IBTN 2020 Session 3C: Outcomes: do’s and don’ts

Duration: 20 minutes

Presented by Evan Mayo-Wilson, PhD

View the Q&A session

Speakers have kindly provided responses to questions submitted by conference participants during the Discussion session that did not get an opportunity to be discussed.

  1. How can we establish clinical significance for every study?

Clinical significance of changes on specific measures might be related to the problem or population rather than a study per se, and various types of research might contribute to understanding what people with a given health problem consider meaningful change. Although core outcome sets do not always address this level of detail, it is something that core outcome set developers could consider. For example, a core outcome set might propose reporting the proportion of participants with 30% change or 50% change on a given measure for a particular problem/population.

Evan Mayo-Wilson – presenter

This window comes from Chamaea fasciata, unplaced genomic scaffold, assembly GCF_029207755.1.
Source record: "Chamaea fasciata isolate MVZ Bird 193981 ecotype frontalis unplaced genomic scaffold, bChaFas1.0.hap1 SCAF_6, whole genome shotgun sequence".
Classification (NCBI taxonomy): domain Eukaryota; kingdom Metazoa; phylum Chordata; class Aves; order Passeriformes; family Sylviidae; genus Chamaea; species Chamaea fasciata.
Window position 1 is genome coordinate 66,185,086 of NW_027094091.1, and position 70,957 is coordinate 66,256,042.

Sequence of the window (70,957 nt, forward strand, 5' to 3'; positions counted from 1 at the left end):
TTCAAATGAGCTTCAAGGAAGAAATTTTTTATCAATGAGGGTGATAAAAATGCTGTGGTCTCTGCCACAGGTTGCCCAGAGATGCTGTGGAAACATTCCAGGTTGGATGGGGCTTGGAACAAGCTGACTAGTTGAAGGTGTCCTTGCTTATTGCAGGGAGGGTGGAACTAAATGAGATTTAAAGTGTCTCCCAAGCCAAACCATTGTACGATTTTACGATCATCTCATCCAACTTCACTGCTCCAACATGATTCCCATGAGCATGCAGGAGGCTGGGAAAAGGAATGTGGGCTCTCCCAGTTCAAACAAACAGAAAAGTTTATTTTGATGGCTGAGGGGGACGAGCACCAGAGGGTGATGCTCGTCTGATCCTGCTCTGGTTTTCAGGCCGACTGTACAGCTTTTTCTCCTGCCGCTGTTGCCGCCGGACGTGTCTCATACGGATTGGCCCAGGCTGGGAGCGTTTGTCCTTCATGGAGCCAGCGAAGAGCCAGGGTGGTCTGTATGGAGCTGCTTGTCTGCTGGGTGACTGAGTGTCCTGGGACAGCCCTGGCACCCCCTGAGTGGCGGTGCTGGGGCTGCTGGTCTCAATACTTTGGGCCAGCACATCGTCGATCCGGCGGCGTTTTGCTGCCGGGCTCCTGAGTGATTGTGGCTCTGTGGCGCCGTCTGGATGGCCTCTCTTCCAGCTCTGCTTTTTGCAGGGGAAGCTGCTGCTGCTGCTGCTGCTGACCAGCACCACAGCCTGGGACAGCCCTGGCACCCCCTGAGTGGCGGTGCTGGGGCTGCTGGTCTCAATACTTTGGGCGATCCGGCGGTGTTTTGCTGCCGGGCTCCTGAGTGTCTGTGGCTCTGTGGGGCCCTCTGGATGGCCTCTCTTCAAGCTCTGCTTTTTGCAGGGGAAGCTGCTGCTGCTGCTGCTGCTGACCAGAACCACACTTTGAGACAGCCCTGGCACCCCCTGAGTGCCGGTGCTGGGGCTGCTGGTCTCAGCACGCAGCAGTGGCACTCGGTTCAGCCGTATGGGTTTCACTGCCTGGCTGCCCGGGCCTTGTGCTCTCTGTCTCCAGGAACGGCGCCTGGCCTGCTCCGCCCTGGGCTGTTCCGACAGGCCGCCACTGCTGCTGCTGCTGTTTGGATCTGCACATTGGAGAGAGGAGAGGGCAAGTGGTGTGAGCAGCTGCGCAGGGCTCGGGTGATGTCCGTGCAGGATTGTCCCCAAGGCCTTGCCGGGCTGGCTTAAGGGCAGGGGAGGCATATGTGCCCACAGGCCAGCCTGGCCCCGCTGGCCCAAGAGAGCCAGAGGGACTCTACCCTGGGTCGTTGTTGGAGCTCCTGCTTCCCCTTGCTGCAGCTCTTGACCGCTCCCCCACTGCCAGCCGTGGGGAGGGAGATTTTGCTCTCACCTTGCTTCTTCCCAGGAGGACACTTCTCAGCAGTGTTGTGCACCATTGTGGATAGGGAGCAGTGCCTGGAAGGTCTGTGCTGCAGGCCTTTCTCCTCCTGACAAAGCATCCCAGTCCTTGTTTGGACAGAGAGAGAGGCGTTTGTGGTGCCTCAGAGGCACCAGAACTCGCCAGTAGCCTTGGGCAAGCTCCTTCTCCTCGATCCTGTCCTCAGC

1. Question from Kufre Okop – It seems that Proofs-of-Concepts (POC) are not quite appealing to journals to publish. This shouldn’t be the case, as Prof Powell has spoken about the importance of POC in getting to learn about outcomes. As it is, in what ways can good science through POC be made appealing to be accepted by most credible journal publication ‘industry’ and research-supporting institutions?

Publications are an imperfect proxy for researcher quality and productivity, so research institutions should use additional metrics to evaluate researchers. While some journals will never publish early stage research, several journals (e.g., Pilot and Feasibility Studies, Trials, BMJ Open, F1000, PLOS One) do publish early stage research. Early stage research can also be published using pre-print servers and on platforms such as OSF (https://osf.io/).

Evan Mayo-Wilson – presenter

PLEASE NOTE: Though numerous questions were submitted by conference participants, only the questions for which we obtained responses are shared here.